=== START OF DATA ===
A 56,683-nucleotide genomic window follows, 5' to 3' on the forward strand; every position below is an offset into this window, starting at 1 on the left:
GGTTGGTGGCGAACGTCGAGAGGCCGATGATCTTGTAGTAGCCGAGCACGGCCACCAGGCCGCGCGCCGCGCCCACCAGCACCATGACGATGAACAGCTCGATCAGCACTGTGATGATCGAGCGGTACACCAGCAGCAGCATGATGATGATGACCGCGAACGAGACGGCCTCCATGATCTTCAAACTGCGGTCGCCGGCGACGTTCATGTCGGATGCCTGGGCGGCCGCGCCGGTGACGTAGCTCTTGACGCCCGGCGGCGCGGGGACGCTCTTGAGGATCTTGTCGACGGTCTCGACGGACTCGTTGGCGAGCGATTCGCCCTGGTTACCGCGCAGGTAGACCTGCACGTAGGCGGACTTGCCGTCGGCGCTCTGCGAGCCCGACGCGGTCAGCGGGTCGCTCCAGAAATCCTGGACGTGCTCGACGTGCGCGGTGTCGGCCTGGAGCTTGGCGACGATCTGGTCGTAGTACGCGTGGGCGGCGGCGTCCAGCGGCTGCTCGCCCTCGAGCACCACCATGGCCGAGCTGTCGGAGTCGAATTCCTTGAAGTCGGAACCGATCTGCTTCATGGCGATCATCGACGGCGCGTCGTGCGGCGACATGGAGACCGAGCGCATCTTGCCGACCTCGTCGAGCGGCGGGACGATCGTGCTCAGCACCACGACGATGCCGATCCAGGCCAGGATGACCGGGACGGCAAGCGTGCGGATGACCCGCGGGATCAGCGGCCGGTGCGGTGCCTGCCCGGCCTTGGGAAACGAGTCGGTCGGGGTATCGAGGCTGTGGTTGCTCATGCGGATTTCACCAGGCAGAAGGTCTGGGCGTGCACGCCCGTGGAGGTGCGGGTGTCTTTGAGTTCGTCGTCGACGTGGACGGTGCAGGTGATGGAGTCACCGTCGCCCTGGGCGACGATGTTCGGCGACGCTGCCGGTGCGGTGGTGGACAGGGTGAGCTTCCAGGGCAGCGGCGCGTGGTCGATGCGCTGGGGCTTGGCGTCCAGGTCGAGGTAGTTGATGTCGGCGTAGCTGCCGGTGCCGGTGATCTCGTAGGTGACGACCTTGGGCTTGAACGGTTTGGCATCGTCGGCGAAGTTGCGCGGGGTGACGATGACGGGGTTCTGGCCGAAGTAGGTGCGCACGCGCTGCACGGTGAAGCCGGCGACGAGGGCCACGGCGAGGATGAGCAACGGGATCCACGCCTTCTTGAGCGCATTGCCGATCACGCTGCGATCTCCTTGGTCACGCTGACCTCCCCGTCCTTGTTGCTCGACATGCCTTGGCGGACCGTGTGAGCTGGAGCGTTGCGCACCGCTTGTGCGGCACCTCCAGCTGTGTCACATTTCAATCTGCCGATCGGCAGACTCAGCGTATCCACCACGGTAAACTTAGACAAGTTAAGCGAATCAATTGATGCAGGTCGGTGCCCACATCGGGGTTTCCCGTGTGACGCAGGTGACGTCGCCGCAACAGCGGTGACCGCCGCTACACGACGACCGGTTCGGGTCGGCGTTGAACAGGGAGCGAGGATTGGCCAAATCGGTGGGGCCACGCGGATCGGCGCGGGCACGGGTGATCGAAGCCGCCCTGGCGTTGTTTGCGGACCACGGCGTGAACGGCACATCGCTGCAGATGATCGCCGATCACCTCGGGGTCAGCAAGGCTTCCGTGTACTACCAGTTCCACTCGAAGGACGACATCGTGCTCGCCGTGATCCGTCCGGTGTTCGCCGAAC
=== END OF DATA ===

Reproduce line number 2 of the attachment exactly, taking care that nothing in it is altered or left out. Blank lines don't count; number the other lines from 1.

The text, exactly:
GGTTGGTGGCGAACGTCGAGAGGCCGATGATCTTGTAGTAGCCGAGCACGGCCACCAGGCCGCGCGCCGCGCCCACCAGCACCATGACGATGAACAGCTCGATCAGCACTGTGATGATCGAGCGGTACACCAGCAGCAGCATGATGATGATGACCGCGAACGAGACGGCCTCCATGATCTTCAAACTGCGGTCGCCGGCGACGTTCATGTCGGATGCCTGGGCGGCCGCGCCGGTGACGTAGCTCTTGACGCCCGGCGGCGCGGGGACGCTCTTGAGGATCTTGTCGACGGTCTCGACGGACTCGTTGGCGAGCGATTCGCCCTGGTTACCGCGCAGGTAGACCTGCACGTAGGCGGACTTGCCGTCGGCGCTCTGCGAGCCCGACGCGGTCAGCGGGTCGCTCCAGAAATCCTGGACGTGCTCGACGTGCGCGGTGTCGGCCTGGAGCTTGGCGACGATCTGGTCGTAGTACGCGTGGGCGGCGGCGTCCAGCGGCTGCTCGCCCTCGAGCACCACCATGGCCGAGCTGTCGGAGTCGAATTCCTTGAAGTCGGAACCGATCTGCTTCATGGCGATCATCGACGGCGCGTCGTGCGGCGACATGGAGACCGAGCGCATCTTGCCGACCTCGTCGAGCGGCGGGACGATCGTGCTCAGCACCACGACGATGCCGATCCAGGCCAGGATGACCGGGACGGCAAGCGTGCGGATGACCCGCGGGATCAGCGGCCGGTGCGGTGCCTGCCCGGCCTTGGGAAACGAGTCGGTCGGGGTATCGAGGCTGTGGTTGCTCATGCGGATTTCACCAGGCAGAAGGTCTGGGCGTGCACGCCCGTGGAGGTGCGGGTGTCTTTGAGTTCGTCGTCGACGTGGACGGTGCAGGTGATGGAGTCACCGTCGCCCTGGGCGACGATGTTCGGCGACGCTGCCGGTGCGGTGGTGGACAGGGTGAGCTTCCAGGGCAGCGGCGCGTGGTCGATGCGCTGGGGCTTGGCGTCCAGGTCGAGGTAGTTGATGTCGGCGTAGCTGCCGGTGCCGGTGATCTCGTAGGTGACGACCTTGGGCTTGAACGGTTTGGCATCGTCGGCGAAGTTGCGCGGGGTGACGATGACGGGGTTCTGGCCGAAGTAGGTGCGCACGCGCTGCACGGTGAAGCCGGCGACGAGGGCCACGGCGAGGATGAGCAACGGGATCCACGCCTTCTTGAGCGCATTGCCGATCACGCTGCGATCTCCTTGGTCACGCTGACCTCCCCGTCCTTGTTGCTCGACATGCCTTGGCGGACCGTGTGAGCTGGAGCGTTGCGCACCGCTTGTGCGGCACCTCCAGCTGTGTCACATTTCAATCTGCCGATCGGCAGACTCAGCGTATCCACCACGGTAAACTTAGACAAGTTAAGCGAATCAATTGATGCAGGTCGGTGCCCACATCGGGGTTTCCCGTGTGACGCAGGTGACGTCGCCGCAACAGCGGTGACCGCCGCTACACGACGACCGGTTCGGGTCGGCGTTGAACAGGGAGCGAGGATTGGCCAAATCGGTGGGGCCACGCGGATCGGCGCGGGCACGGGTGATCGAAGCCGCCCTGGCGTTGTTTGCGGACCACGGCGTGAACGGCACATCGCTGCAGATGATCGCCGATCACCTCGGGGTCAGCAAGGCTTCCGTGTACTACCAGTTCCACTCGAAGGACGACATCGTGCTCGCCGTGATCCGTCCGGTGTTCGCCGAAC